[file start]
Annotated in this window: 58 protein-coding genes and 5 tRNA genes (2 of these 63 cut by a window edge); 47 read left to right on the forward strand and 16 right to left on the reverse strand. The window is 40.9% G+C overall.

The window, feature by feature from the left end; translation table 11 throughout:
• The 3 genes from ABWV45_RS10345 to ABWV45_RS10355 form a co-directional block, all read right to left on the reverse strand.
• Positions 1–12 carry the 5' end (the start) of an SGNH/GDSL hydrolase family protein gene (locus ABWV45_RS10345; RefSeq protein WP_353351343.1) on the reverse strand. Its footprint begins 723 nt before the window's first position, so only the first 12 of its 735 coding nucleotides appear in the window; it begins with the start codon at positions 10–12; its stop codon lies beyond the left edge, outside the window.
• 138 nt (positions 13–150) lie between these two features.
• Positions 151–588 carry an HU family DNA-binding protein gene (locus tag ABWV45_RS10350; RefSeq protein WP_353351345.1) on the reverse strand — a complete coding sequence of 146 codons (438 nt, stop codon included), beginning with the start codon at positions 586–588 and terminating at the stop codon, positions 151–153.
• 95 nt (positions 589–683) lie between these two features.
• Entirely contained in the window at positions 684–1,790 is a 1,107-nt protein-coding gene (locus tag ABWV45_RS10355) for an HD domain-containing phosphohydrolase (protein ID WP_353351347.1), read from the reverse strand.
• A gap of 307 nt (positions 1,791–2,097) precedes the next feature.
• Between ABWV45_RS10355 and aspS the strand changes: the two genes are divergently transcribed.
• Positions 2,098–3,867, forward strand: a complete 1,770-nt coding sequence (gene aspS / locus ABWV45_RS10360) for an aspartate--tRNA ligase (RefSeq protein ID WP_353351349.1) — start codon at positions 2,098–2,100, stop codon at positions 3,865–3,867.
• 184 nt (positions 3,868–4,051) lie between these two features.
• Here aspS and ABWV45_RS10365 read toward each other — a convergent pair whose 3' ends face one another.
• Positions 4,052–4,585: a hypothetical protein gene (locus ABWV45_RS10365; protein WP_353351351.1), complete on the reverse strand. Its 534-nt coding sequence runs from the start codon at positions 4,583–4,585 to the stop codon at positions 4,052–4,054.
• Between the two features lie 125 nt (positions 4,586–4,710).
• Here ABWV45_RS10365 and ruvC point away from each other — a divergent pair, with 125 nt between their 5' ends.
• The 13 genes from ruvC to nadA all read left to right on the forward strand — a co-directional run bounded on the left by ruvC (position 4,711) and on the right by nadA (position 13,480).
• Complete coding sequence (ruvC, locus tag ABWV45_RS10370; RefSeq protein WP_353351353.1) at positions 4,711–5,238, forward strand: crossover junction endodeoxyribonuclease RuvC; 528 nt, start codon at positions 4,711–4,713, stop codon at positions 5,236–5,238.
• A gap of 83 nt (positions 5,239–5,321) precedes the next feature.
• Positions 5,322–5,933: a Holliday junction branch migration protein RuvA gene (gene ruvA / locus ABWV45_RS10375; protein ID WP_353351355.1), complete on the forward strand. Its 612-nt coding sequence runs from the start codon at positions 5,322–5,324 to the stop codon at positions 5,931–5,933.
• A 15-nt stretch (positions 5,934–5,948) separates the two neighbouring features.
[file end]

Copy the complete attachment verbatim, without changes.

Annotated in this window: 58 protein-coding genes and 5 tRNA genes (2 of these 63 cut by a window edge); 47 read left to right on the forward strand and 16 right to left on the reverse strand. The window is 40.9% G+C overall.

The window, feature by feature from the left end; translation table 11 throughout:
• The 3 genes from ABWV45_RS10345 to ABWV45_RS10355 form a co-directional block, all read right to left on the reverse strand.
• Positions 1–12 carry the 5' end (the start) of an SGNH/GDSL hydrolase family protein gene (locus ABWV45_RS10345; RefSeq protein WP_353351343.1) on the reverse strand. Its footprint begins 723 nt before the window's first position, so only the first 12 of its 735 coding nucleotides appear in the window; it begins with the start codon at positions 10–12; its stop codon lies beyond the left edge, outside the window.
• 138 nt (positions 13–150) lie between these two features.
• Positions 151–588 carry an HU family DNA-binding protein gene (locus tag ABWV45_RS10350; RefSeq protein WP_353351345.1) on the reverse strand — a complete coding sequence of 146 codons (438 nt, stop codon included), beginning with the start codon at positions 586–588 and terminating at the stop codon, positions 151–153.
• 95 nt (positions 589–683) lie between these two features.
• Entirely contained in the window at positions 684–1,790 is a 1,107-nt protein-coding gene (locus tag ABWV45_RS10355) for an HD domain-containing phosphohydrolase (protein ID WP_353351347.1), read from the reverse strand.
• A gap of 307 nt (positions 1,791–2,097) precedes the next feature.
• Between ABWV45_RS10355 and aspS the strand changes: the two genes are divergently transcribed.
• Positions 2,098–3,867, forward strand: a complete 1,770-nt coding sequence (gene aspS / locus ABWV45_RS10360) for an aspartate--tRNA ligase (RefSeq protein ID WP_353351349.1) — start codon at positions 2,098–2,100, stop codon at positions 3,865–3,867.
• 184 nt (positions 3,868–4,051) lie between these two features.
• Here aspS and ABWV45_RS10365 read toward each other — a convergent pair whose 3' ends face one another.
• Positions 4,052–4,585: a hypothetical protein gene (locus ABWV45_RS10365; protein WP_353351351.1), complete on the reverse strand. Its 534-nt coding sequence runs from the start codon at positions 4,583–4,585 to the stop codon at positions 4,052–4,054.
• Between the two features lie 125 nt (positions 4,586–4,710).
• Here ABWV45_RS10365 and ruvC point away from each other — a divergent pair, with 125 nt between their 5' ends.
• The 13 genes from ruvC to nadA all read left to right on the forward strand — a co-directional run bounded on the left by ruvC (position 4,711) and on the right by nadA (position 13,480).
• Complete coding sequence (ruvC, locus tag ABWV45_RS10370; RefSeq protein WP_353351353.1) at positions 4,711–5,238, forward strand: crossover junction endodeoxyribonuclease RuvC; 528 nt, start codon at positions 4,711–4,713, stop codon at positions 5,236–5,238.
• A gap of 83 nt (positions 5,239–5,321) precedes the next feature.
• Positions 5,322–5,933: a Holliday junction branch migration protein RuvA gene (gene ruvA / locus ABWV45_RS10375; protein ID WP_353351355.1), complete on the forward strand. Its 612-nt coding sequence runs from the start codon at positions 5,322–5,324 to the stop codon at positions 5,931–5,933.
• A 15-nt stretch (positions 5,934–5,948) separates the two neighbouring features.